Radiation monitoring and ALARA
Ecosystem awareness13 February 2008
A draft report on using reference animals and plants for assessing the impact of radiation on the environment is currently out for consultation. By Corrina Thomson
An International Commission on Radiological Protection (ICRP) task group has released a draft report entitled Environmental Protection: The Concept and Use of Reference Animals and Plants (ICRP 52/401/07), which describes the basis for the use of non-human species in radiological protection.
The commission thinks its framework on this subject should serve as a foundation on which national and other bodies could develop more applied and specific numerical approaches to assessment and management of risks to non-human species under different circumstances and different exposure situations.
Due to the vast complexity of the living environment, and the limited radiobiological and radioecological databases relating to it, the commission thought that setting out data for a limited number of reference animals and plants would provide a vital component of the framework to gather and interpret data.
The commission is seeking comments and suggestions about the draft report by Friday 28 March.
Reference plants and animals are used in radiological protection to evaluate the impact of radiation on the environment, in environmental management and, particularly, pollution control and nature conservation, in the form of an environmental impact assessment. The purposes of these assessments can vary; some are to reassure the public or politicians, to demonstrate the ability to deal with the consequences of accidents, whereas others show compliance with pollution or habitat protection laws.
A requirement of the assessment process is a sound scientific base with the means of expressing and using relevant scientific information. In its draft report, ICRP says this has been the basis of success for radiological protection of humans, and therefore needs to be carefully considered for protection of the environment generally.
To evaluate the effect of radiation on the environment, several factors should be considered, including radionuclides of interest, sources, rates of introduction, and distribution. This information is also required in order to protect the general public.
The report states that for environmental protection, information is required about potential exposure of fauna and flora within the area of radionuclide distribution; plus the likely consequences for them in terms of radiation effects. Of these, addressing the former should not be too difficult, the nature of the problem having much in common with the environmental information needed for human radiation protection. The latter is more difficult, and the term ‘consequences’ is far more open-ended than it is for human protection – many other factors therefore need to be considered, not least the original objectives of the assessment.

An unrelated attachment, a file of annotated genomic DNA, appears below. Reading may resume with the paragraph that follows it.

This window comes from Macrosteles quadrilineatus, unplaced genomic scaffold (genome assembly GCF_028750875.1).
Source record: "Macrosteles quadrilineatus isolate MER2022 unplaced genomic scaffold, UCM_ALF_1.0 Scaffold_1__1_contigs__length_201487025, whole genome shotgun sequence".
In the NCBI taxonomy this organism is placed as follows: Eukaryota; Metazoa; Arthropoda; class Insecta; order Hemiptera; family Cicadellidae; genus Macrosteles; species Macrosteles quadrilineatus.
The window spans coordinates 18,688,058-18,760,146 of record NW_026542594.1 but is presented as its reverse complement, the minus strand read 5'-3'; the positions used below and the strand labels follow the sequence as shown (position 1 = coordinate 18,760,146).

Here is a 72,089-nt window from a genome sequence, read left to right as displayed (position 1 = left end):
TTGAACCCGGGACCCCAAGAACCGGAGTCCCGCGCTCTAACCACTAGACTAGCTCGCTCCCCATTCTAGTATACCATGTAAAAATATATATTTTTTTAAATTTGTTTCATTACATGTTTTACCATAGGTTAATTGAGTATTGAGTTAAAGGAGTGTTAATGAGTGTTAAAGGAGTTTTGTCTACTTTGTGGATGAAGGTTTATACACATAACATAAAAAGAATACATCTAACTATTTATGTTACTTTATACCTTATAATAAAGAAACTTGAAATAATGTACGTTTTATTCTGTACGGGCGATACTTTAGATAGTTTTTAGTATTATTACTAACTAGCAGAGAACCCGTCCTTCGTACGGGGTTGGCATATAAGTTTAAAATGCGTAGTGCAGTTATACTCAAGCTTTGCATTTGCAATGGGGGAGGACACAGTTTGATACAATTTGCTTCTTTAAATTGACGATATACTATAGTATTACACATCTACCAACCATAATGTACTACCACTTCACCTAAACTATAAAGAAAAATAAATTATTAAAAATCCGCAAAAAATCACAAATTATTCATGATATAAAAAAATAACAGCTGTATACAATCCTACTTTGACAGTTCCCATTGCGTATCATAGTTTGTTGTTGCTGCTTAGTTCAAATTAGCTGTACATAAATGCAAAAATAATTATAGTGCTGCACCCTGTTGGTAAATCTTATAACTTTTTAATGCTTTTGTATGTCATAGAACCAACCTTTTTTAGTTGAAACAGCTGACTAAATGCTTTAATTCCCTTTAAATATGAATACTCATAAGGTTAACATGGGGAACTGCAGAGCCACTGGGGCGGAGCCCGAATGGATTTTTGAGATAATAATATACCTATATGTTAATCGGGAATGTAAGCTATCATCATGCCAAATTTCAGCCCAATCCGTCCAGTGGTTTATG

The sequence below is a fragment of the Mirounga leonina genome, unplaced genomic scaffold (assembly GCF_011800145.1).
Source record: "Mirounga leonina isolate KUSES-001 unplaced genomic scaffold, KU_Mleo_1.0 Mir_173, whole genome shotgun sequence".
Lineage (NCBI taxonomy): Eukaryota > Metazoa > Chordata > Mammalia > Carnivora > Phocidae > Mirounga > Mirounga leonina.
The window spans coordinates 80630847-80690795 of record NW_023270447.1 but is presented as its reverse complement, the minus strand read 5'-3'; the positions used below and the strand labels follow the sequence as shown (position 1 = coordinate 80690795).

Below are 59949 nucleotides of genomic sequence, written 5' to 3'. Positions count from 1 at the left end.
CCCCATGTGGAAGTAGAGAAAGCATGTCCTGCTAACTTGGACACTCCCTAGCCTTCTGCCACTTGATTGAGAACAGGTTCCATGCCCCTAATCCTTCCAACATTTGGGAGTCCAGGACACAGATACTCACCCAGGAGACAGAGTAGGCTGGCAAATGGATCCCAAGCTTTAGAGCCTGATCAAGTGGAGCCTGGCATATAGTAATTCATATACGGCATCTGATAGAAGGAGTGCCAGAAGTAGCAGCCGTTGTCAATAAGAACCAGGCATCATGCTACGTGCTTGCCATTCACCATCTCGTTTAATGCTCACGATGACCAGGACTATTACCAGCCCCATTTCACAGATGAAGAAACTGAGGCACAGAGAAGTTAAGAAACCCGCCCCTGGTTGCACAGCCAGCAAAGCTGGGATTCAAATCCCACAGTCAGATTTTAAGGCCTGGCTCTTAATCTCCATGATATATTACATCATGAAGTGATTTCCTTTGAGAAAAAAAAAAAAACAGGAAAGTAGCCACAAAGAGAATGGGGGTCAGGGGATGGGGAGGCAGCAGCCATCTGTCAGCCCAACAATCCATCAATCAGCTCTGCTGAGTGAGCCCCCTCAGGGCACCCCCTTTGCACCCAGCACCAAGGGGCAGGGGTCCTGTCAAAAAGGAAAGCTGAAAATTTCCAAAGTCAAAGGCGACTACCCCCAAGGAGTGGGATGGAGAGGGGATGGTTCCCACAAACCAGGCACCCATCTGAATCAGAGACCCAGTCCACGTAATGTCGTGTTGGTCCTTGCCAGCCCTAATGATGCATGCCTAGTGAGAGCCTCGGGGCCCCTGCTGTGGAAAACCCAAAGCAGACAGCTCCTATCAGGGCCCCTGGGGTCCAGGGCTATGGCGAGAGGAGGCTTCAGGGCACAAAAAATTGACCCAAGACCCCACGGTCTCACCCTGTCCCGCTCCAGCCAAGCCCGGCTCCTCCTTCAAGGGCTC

The ICRP believes that its approach to environmental protection should be commensurate with the overall level of risk and compatible with other approaches being made to protect the environment from all other human impacts.
There are three aspects of extrapolation and interpolation to other animal and plant types that need to be considered: one is differences in biology – if the animals or plants are considerably different from those represented by the reference animals and plants (by definition generalised to the taxonomic level of family); the second is differences in dosimetry; and the third relates to differences in radiation effects.
In terms of biology, the report notes that it is not possible to cater for all types of flora and fauna, and there will be situations where the biotic objects of interest will be different from the reference animals and plants. “Such difference could be relatively small, such as differences in the time span of a particular stage in the life cycle, or in overall life span. In other cases, differences in biology could make large differences to estimates of exposure to certain radionuclides via different pathways,” it states.
The report contains an appendix on background information to the reference animals and plants to point to significant differences stemming from basic biology. One way in which differences from the set of twelve reference animals and plants would obviously make a difference is that of shape and size, and thus to estimates of received dose.
In terms of radiation dosimetry, the ICRP sees this as more easily addressed. There are several aspects to the extrapolation and interpolation of the basic dosimetry models used for the reference animals and plants to other biota, including shape, size, and location. Shape has been simplified by the use of solid spheres and ellipsoids, although it is recognised that such shapes may not readily extrapolate to some forms of organism. Nevertheless, some flexibility is possible and several variations on given shapes can be envisaged. In view of the uncertainties in estimating exposure to radionuclides, both internally and externally, it is first of all useful to have some form of approximate indication of the effects of size and shape on the absorption of alpha, beta, and gamma radiation.
For alpha particles, the range in tissue is 16–130µm for energies in the range of 3–10MeV. The dependence of the absorbed fraction of alpha particles on the radius of spherical organisms and the alpha energy is detailed in the report. The calculations are made with the EDEN model. For a radius of 1mm, which is the size of the flatfish fish egg (the smallest reference animal or plant), the absorbed fraction is about one for alpha energies around 5MeV. This energy is typical for many important alpha emitters as, for example, Pu-239, U-234 and U-238, and Ra-226. For all other reference animals and plants, the absorbed fraction for alpha emitters is one. Thus doses from external exposure to alpha particles are essentially negligible.